A Lot or a Little?
What you will—and won't—find in this movie.
Lying isn't good, but love is. What makes a parent is the love they have for their child, not biology. Don't be tempted by riches or fame.
Positive Role Models
At first, Geppetto is unsure about his role in Pinocchio's life, but soon realizes the puppet needs his creator. Geppetto stops at nothing searching for Pinocchio, eventually getting eaten by the large sea monster in the process. Ever forgiving, loving, and protective, Geppetto is a positive role model for Pinocchio.
Violence & Scariness
Pinocchio climbs dangerously on top of a building rooftop. Talk of how people used to get burned at the stake or hung. A man punches another man in the face, but the screen cuts to black before the impact. Two boys kick and punch each other. A man gets hit in the face twice with a large wooden paddle. A puppet-human gets stomped on and flattened by a giant foot. Pinocchio "stabs" the giant's foot with a wooden sword. A woman slaps the back of a man's head. A few chase scenes. A fire breaks out on stage, and Pinocchio almost gets burned. Lots of boys cause chaos at a "no rules" carnival. They throw rocks, break glass, rip books to shreds, have pillow fights. Boys shoot guns at a carnival game. Two boys also struggle over a gun and accidentally shoot Pinocchio through the chest. The boys laugh as they look at the 4 holes blown through Pinocchio. They are then rewarded by the carnival master with tickets for the roller coaster. Lots of boys agonizingly turn into donkeys. A scary man turns into a scary monster, and this process includes horrifying images of a man thrashing about in pain as he turns into a hideous creature. Later this sea monster shows up in full form, large mouth gaping, teeth humongous, and all very terrifying as it chomps down on Pinocchio. The insides of the sea monster don't look inviting either, as it is dark, red, and quite realistically the inside of a sea monster, with ribs and weird glops of flesh visible, the suggestion of blood everywhere, and scary scenes involving climbing through the sea monster's throat.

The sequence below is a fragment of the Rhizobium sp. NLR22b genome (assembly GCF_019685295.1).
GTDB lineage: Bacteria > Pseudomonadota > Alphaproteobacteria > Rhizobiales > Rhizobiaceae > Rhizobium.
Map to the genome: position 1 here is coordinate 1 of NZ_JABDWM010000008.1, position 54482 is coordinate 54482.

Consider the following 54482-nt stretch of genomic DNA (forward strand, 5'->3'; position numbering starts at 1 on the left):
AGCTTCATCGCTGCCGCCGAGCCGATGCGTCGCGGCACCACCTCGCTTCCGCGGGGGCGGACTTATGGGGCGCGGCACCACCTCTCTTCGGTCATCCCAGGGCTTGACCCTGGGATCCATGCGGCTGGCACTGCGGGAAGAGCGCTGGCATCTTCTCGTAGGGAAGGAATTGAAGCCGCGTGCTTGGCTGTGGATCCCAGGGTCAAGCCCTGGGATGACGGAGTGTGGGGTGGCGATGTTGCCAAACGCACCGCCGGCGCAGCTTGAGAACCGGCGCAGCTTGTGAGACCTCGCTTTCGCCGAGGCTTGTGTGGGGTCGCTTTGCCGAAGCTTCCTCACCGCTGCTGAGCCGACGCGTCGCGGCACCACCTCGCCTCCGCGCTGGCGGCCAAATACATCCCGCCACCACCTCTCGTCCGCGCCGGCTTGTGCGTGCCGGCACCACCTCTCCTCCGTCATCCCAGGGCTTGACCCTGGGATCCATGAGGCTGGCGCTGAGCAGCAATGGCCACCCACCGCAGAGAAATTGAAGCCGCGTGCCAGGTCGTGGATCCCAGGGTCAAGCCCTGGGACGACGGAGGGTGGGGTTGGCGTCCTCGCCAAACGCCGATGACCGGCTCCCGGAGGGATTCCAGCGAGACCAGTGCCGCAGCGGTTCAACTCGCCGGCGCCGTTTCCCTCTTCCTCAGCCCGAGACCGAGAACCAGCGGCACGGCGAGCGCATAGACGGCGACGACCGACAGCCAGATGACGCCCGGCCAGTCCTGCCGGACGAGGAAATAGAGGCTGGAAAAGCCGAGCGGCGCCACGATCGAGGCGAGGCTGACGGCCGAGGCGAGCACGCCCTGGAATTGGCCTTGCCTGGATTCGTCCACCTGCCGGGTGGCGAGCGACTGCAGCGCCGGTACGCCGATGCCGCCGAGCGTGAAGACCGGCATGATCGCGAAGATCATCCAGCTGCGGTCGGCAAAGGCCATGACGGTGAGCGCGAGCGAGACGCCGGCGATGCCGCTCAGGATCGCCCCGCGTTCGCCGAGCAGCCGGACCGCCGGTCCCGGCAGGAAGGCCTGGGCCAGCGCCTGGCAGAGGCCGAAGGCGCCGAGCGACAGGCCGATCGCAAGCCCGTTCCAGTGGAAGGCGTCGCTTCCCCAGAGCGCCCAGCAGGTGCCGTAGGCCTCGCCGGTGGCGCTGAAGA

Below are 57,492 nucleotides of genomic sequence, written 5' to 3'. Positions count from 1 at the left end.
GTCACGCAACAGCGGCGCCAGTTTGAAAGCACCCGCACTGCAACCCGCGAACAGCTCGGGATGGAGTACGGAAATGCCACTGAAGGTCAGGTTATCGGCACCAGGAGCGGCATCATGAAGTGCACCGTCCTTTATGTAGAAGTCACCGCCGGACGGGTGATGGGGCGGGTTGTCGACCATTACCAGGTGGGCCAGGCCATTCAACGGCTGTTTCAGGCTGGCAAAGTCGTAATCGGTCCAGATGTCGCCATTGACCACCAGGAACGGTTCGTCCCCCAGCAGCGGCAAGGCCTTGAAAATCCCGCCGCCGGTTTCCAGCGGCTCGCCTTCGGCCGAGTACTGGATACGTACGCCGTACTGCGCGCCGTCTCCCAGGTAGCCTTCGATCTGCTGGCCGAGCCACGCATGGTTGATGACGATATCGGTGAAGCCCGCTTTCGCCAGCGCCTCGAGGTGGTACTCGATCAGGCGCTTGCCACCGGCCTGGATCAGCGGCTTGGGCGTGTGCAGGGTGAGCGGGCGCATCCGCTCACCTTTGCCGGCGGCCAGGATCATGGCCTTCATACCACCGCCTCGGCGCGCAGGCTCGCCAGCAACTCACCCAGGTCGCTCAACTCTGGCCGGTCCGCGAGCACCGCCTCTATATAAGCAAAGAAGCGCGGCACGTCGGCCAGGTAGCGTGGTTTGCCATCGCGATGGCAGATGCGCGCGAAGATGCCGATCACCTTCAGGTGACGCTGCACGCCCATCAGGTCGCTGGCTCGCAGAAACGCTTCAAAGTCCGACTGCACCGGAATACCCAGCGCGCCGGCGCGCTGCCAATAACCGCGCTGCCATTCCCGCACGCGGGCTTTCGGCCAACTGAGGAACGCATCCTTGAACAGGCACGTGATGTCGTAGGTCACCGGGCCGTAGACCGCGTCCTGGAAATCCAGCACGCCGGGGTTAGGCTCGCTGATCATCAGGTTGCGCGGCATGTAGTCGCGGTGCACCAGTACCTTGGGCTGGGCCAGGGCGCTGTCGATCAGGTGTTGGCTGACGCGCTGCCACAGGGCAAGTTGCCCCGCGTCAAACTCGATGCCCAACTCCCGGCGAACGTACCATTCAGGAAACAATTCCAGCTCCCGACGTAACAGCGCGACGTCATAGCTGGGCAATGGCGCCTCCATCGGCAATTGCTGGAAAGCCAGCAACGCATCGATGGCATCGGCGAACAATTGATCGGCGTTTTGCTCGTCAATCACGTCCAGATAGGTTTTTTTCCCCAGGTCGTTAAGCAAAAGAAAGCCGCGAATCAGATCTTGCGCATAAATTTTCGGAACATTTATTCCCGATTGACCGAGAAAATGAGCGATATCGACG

Did you know you can flag iffy content? Adjust limits for Violence & Scariness in your kid's entertainment guide.Get started
Sex, Romance & Nudity
A woman's cleavage is visible for the duration of one scene. Once Pinocchio becomes a real boy, he asks Geppetto, "How about carving me a girlfriend?"
Did you know you can flag iffy content? Adjust limits for Sex, Romance & Nudity in your kid's entertainment guide.Get started
One instance of "jackass." Some kids call out to another kid, "Hey fatty." "Dimwit."
Did you know you can flag iffy content? Adjust limits for Language in your kid's entertainment guide.Get started
Drinking, Drugs & Smoking
The "special" water that turns the boys into donkeys and Lorenzini into a sea monster can be seen as a magical potion of sorts, but could also be seen as water that has been drugged.
Did you know you can flag iffy content? Adjust limits for Drinking, Drugs & Smoking in your kid's entertainment guide.Get started
Parents Need to Know